Atlas Magazine April 2020

Insurers up against the pandemic

Hugely left out of the debate and singled out, insurers eventually reacted to the global health crisis triggered by COVID-19 virus. Their contribution to the solidarity effort is, nonetheless, confined to donations, purchase of medical equipment and the financing of relief funds.
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With pandemic risk being ruled out of all contracts, insurers cannot be in the frontline to come to the rescue of aggrieved persons or companies.

With the exception of some classes of business such as life insurance, event cancellation, assistance and incidentally health, the industry, apart from reinsurance, does not seem to be hard hit by the coronavirus.

It is, therefore, the public authorities that are tasked to provide relief to their populations and save the economy.

Quite obviously, insurers cannot afford to cover mass risks that play out in catastrophic losses. These risks are well beyond their financial capacity, compelling them to mount substantial reserves.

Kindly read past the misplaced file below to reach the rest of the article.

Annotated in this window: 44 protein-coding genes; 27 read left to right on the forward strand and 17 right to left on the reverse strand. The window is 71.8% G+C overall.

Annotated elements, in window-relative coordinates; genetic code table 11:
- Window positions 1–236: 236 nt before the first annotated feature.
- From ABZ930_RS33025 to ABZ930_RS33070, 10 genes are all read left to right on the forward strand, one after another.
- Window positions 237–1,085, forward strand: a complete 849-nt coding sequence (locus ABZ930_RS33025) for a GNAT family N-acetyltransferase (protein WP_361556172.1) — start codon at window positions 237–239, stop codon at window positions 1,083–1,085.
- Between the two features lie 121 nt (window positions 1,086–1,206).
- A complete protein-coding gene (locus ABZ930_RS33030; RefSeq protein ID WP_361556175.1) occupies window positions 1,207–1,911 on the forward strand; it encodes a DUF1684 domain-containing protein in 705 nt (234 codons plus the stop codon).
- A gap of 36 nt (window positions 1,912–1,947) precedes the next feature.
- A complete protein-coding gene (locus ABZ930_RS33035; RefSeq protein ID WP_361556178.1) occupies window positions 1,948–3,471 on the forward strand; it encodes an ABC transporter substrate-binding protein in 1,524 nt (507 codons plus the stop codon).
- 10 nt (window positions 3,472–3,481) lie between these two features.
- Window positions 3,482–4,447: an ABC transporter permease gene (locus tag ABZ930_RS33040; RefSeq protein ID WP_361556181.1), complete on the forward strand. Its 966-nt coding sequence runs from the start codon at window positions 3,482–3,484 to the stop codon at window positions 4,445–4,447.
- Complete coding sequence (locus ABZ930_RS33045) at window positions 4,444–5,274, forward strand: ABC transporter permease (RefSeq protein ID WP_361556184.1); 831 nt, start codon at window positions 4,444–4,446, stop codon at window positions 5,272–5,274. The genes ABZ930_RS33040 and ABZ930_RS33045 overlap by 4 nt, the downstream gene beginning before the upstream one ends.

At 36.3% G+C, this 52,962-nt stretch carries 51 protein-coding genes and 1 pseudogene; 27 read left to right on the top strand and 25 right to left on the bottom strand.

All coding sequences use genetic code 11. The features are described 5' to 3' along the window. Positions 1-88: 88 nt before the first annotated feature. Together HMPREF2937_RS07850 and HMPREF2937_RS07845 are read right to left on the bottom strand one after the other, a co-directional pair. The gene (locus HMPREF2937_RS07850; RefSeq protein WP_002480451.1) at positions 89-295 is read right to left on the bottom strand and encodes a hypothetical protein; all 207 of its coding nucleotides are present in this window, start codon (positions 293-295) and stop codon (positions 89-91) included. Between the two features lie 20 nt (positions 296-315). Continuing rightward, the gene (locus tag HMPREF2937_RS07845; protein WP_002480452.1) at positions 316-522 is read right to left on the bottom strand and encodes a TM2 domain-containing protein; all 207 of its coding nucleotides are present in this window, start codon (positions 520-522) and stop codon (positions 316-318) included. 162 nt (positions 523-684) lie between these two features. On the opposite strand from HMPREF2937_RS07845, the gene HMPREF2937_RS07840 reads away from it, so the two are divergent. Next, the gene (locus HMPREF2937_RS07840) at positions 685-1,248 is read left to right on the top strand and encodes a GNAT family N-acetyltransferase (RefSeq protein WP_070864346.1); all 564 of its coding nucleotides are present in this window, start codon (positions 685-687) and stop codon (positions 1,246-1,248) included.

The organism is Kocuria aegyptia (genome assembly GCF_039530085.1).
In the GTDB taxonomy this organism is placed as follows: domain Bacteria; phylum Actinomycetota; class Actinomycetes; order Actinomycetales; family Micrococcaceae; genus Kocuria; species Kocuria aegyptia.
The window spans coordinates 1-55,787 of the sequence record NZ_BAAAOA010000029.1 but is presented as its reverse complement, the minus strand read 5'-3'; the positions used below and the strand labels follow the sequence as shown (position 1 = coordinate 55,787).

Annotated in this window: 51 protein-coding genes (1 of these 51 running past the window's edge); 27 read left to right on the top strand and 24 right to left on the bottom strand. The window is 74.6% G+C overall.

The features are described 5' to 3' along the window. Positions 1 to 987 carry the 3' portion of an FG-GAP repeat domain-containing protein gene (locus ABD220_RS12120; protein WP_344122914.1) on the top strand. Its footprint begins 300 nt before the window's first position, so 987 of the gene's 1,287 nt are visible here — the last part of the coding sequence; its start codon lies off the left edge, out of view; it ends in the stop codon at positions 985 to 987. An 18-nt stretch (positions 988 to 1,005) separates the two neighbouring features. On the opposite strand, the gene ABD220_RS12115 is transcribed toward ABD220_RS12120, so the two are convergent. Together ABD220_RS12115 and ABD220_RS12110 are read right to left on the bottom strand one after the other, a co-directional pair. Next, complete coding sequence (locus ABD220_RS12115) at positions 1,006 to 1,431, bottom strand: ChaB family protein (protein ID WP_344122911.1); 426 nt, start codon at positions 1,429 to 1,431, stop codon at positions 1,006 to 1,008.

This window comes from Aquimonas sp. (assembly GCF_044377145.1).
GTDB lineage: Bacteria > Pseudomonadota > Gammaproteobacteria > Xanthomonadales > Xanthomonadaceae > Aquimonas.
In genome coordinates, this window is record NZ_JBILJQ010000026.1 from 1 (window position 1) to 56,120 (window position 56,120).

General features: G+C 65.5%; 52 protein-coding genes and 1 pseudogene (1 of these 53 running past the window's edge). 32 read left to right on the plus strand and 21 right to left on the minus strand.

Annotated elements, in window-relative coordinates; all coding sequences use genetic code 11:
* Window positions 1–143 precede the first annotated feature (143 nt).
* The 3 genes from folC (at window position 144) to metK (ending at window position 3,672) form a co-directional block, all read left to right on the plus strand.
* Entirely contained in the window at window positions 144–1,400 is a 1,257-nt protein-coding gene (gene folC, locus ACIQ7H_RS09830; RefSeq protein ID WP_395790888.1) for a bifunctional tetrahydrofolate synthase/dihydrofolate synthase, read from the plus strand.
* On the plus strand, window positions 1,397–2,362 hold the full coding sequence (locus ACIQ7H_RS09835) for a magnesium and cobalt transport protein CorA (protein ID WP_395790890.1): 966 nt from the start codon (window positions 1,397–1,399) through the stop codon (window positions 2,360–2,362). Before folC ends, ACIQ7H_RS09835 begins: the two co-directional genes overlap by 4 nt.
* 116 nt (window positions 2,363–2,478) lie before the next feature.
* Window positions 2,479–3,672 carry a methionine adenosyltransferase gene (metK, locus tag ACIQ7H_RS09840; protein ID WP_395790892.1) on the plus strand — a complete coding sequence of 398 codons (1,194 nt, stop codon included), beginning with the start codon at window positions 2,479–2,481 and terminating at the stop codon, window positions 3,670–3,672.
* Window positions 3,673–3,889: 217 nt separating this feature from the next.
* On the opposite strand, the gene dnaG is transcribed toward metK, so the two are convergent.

In its magnitude, COVID-19 pandemic, likely to affect millions of individuals and weaken the global economy, does not present any insurability factor, hence its absolute exclusion. Indeed, insurers’ economic pattern is such that it cannot endure the occurrence of such an event.

Insurers cannot be interested in a pandemic risk unless they are compelled or forced to by supervisory authorities. Bound to contribution, the market will have to rise to a double challenge: turning, with the help of banks, the pandemic risk into financial product and more importantly mobilizing a substantial reinsurance capacity in partnership with the State.

Atlas Magazine N°170, April 2020

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